3. Ruth’s trust was vindicated.

- some people might have heard Ruth’s words so far in this book and thought, there’s a naïve one…there’s someone who hasn’t been around much…that enthusiasm will wane after she goes through some hard times…

- the fact of the matter is – right about now, Ruth’s looking pretty smart…

- her chosen God was worthy of her trust…Don’t you love it when a plan comes together, especially if the plan is the one you trusted God to work out…

 

- Develop as time allows:

1. How God provided Al Poll at a critical time in your ministry development.

 

2. How God provided Kris to be willing to joyfully care for Andrew in spite of his challenges.

 

- there’s one more principle we need to see this am…

III. God Will Recognize and Reward Your Willingness to Faithfully Follow Him.

A. Your faithfulness, if that is the way you are choosing to live, is probably being witnessed by far more people than you realize.

- Ruth 2:11 - Boaz replied to her, “All that you have done for your mother-in-law after the death of your husband has been fully reported to me, and how you left your father and your mother and the land of your birth, and came to a people that you did not previously know.

 

B. God always rewards the faithfulness of His children.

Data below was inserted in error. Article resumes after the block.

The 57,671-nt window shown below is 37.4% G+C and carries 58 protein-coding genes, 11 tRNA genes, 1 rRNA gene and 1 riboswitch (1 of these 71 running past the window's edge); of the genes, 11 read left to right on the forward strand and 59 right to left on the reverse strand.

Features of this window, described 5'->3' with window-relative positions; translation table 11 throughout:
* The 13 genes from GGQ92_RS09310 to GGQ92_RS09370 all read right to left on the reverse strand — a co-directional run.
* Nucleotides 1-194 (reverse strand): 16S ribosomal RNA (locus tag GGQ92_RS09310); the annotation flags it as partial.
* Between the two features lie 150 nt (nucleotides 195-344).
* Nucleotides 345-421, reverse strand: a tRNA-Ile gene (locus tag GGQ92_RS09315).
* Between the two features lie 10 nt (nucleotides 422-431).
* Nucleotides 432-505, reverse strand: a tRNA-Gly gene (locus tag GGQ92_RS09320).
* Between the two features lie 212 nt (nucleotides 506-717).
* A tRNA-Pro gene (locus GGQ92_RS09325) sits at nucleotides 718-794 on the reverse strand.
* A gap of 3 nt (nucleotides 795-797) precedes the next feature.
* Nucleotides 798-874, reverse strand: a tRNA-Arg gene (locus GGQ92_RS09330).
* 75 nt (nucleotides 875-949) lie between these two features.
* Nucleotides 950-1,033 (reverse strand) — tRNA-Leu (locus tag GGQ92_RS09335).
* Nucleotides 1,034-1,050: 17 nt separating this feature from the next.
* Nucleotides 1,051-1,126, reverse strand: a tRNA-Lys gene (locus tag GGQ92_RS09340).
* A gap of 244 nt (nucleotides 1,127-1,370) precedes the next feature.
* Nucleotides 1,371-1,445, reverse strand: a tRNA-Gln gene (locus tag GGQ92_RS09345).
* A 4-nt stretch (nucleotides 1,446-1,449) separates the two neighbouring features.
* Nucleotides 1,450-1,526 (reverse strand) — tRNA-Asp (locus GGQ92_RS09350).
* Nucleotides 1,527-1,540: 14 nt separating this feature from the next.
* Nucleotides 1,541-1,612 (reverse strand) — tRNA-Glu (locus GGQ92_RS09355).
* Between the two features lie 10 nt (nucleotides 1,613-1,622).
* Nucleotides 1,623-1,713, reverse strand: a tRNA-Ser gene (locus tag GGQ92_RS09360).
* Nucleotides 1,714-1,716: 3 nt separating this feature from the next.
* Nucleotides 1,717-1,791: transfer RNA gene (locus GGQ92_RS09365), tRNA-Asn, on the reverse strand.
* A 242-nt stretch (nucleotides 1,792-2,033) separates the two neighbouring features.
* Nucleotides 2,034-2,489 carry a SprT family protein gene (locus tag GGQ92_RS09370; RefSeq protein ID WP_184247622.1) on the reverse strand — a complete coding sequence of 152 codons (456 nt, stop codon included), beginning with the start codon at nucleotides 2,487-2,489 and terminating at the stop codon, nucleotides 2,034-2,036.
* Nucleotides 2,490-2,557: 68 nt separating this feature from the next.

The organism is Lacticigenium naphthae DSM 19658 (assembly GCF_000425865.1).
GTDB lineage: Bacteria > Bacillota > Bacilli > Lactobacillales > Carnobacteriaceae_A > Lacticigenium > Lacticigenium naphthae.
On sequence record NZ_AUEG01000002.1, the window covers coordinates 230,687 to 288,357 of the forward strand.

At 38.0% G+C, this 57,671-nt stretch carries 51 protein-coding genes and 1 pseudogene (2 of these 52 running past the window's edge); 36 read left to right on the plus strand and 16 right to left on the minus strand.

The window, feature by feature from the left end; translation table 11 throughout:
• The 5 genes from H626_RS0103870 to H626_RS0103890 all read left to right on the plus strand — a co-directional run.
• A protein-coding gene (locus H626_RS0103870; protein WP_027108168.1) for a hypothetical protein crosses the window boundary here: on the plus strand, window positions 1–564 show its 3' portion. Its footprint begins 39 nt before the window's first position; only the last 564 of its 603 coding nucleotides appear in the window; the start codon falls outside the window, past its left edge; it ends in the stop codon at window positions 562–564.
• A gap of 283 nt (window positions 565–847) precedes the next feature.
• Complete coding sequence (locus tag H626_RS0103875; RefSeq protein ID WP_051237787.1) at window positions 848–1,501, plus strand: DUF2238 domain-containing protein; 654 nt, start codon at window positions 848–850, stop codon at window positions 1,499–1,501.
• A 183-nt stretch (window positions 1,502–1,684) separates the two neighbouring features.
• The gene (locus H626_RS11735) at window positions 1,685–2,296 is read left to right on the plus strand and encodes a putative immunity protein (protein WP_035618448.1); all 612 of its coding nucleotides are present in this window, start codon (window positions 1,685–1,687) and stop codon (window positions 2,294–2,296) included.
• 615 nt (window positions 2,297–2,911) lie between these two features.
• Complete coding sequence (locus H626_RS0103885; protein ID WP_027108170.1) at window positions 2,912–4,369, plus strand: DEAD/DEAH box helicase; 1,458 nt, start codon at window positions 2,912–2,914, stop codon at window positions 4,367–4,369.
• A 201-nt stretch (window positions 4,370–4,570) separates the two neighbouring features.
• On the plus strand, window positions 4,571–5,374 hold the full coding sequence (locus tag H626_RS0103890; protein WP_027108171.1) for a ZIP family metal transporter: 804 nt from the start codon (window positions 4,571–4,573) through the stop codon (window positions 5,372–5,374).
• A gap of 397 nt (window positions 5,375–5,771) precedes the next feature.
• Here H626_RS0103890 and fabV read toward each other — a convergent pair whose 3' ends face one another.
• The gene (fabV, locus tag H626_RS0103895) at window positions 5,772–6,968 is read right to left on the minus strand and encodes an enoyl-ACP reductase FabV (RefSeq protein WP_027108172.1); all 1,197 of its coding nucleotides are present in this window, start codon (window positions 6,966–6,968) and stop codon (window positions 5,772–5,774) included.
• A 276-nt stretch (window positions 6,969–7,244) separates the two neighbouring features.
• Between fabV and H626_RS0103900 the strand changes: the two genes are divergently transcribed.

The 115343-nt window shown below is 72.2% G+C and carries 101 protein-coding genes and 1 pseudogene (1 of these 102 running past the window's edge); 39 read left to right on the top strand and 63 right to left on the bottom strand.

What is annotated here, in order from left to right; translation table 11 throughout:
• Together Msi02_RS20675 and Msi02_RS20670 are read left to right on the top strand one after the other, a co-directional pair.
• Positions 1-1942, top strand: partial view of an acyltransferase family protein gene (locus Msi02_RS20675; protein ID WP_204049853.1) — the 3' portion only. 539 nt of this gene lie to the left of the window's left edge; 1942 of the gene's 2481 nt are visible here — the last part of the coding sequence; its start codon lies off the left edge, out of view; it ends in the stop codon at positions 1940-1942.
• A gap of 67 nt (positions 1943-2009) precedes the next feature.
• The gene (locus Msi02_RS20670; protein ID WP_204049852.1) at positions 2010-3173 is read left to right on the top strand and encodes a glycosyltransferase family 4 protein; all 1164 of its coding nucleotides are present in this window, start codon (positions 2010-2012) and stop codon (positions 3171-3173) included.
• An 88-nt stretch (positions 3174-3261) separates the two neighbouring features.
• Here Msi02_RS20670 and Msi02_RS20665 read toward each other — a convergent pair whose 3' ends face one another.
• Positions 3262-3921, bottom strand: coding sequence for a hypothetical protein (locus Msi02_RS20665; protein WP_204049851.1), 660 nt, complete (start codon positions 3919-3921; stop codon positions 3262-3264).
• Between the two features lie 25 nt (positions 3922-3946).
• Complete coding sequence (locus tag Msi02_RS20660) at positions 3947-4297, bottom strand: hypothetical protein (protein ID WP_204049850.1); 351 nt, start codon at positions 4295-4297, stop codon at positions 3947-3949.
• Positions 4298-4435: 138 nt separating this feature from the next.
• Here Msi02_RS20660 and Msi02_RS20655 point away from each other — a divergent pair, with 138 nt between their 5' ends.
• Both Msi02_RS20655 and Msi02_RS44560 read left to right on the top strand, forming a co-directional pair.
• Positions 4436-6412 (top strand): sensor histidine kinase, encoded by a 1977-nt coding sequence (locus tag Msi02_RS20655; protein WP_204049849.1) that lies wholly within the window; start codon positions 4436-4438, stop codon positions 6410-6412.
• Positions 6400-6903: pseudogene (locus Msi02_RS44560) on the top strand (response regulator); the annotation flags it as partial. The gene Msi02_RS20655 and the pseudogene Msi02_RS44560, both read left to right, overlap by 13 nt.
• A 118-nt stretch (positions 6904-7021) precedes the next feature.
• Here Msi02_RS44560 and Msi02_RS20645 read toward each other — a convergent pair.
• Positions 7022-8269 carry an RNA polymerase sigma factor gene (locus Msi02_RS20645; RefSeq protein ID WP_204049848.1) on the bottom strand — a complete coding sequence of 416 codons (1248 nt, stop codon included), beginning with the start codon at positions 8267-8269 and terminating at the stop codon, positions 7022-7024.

- Ruth 2:12a – May the Lord reward your work, and your wages be full from the Lord, the God of Israel…

 

- Hebrews 6:10 - For God is not unjust so as to forget your work and the love which you have shown toward His name, in having ministered and in still ministering to the saints.

 

C. The shadow of God’s wings is an ideal place to find hope.

- Ruth 2:12b -- …under whose wings you have come to seek refuge.”

 

- Psalm 63:7 - For You have been my help, and in the shadow of Your wings I sing for joy.

 

D. Being an instrument of God’s wings is a noble calling.

Steve Viars

B.S. - Bible, Baptist Bible College
M.Div. - Grace Theological Seminary
D.Min. - Westminster Theological Seminary

Pastor Steve Viars has served at Faith Church since 1987.  He and his wife Kris were married in 1982 and they have three children. Pastor Viars’ gifted teaching ministry, enthusiasm for the Word of God, and organizational skills are instrumental in equipping Faith Church.  He oversees the staff, deacons, and all Faith ministries and serves on the boards of Vision of Hope and the Faith Community Development Corporation.

Read Steve Viars’ Journey to Faith for the full account of how the Lord led Pastor Viars to Faith Church.

View Pastor Viars' Salvation Testimony Video